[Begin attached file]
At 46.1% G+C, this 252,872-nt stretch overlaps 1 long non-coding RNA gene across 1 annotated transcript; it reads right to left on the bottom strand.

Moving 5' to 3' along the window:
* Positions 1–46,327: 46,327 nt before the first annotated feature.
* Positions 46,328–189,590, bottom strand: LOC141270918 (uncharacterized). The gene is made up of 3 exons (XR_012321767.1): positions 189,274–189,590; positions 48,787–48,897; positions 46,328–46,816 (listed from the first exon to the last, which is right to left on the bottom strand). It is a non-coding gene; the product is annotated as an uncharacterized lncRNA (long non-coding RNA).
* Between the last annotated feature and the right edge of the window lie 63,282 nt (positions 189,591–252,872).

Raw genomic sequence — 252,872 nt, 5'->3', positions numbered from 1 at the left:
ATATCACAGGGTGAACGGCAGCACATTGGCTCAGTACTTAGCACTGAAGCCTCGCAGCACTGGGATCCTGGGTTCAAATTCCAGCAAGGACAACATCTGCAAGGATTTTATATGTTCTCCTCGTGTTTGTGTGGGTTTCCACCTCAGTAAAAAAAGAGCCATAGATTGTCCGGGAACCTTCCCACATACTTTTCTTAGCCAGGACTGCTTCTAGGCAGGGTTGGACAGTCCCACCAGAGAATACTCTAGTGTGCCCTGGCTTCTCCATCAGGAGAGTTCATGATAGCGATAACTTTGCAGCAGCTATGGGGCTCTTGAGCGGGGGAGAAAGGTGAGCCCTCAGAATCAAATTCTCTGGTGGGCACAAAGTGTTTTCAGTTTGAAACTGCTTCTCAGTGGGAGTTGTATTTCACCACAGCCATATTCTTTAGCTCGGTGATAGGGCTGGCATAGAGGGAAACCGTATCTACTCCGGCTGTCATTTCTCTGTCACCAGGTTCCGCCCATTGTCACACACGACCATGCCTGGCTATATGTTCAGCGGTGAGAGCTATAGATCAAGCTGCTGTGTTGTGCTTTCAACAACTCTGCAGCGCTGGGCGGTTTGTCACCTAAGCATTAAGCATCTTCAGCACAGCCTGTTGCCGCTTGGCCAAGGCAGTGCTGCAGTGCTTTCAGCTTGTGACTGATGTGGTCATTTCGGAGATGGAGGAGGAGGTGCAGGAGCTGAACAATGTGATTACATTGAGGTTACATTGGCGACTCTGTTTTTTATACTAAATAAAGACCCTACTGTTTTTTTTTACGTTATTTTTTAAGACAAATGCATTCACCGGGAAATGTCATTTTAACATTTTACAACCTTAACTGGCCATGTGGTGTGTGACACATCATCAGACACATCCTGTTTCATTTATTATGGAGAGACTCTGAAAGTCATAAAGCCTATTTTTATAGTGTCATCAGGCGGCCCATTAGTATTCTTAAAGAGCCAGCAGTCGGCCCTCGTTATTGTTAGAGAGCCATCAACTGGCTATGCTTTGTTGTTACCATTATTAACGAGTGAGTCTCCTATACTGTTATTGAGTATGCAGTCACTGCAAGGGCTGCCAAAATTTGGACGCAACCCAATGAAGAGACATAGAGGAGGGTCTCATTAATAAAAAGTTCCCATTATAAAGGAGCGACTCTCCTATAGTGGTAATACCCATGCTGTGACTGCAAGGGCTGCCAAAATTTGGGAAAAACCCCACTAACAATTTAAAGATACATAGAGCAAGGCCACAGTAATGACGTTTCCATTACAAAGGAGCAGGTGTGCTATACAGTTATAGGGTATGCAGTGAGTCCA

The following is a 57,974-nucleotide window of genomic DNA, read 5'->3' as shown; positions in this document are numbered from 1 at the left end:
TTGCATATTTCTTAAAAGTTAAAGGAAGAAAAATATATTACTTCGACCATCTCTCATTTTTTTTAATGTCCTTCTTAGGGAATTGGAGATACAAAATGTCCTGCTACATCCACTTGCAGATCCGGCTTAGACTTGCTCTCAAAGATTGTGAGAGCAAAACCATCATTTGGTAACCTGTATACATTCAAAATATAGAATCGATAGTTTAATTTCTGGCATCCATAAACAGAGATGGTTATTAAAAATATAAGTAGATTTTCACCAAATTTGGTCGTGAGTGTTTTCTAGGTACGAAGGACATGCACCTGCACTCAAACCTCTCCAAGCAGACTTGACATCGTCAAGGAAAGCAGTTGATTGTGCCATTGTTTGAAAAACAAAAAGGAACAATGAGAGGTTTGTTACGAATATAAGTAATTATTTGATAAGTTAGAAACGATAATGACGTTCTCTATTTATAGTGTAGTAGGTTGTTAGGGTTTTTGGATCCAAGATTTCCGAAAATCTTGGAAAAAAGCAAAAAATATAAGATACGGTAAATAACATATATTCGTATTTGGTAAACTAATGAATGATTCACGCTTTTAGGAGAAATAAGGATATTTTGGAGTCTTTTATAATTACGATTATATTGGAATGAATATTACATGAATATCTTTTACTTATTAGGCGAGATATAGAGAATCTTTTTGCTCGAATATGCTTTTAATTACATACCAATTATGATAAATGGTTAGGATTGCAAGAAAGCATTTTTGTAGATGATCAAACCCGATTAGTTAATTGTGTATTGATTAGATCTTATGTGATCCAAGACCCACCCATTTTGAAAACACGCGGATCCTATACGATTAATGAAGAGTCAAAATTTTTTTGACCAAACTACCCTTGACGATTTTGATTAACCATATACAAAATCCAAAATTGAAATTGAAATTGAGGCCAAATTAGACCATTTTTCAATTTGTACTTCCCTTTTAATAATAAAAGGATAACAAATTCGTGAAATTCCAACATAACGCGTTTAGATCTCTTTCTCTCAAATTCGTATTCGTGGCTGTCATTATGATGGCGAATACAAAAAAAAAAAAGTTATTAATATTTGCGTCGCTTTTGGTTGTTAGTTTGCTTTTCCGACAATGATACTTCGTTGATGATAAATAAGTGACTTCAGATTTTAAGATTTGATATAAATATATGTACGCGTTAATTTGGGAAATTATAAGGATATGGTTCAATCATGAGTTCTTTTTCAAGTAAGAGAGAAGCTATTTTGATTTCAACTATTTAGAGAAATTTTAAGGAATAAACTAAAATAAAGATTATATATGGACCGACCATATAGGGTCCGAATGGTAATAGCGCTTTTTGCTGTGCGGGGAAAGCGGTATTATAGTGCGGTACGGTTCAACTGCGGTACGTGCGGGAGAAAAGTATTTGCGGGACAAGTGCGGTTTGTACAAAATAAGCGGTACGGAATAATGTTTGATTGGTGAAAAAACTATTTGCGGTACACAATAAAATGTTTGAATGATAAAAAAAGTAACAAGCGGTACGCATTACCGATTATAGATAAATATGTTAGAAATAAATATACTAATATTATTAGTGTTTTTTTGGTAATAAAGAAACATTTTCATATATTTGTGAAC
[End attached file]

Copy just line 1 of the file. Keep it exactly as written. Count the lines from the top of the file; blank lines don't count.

At 46.1% G+C, this 252,872-nt stretch overlaps 1 long non-coding RNA gene across 1 annotated transcript; it reads right to left on the bottom strand.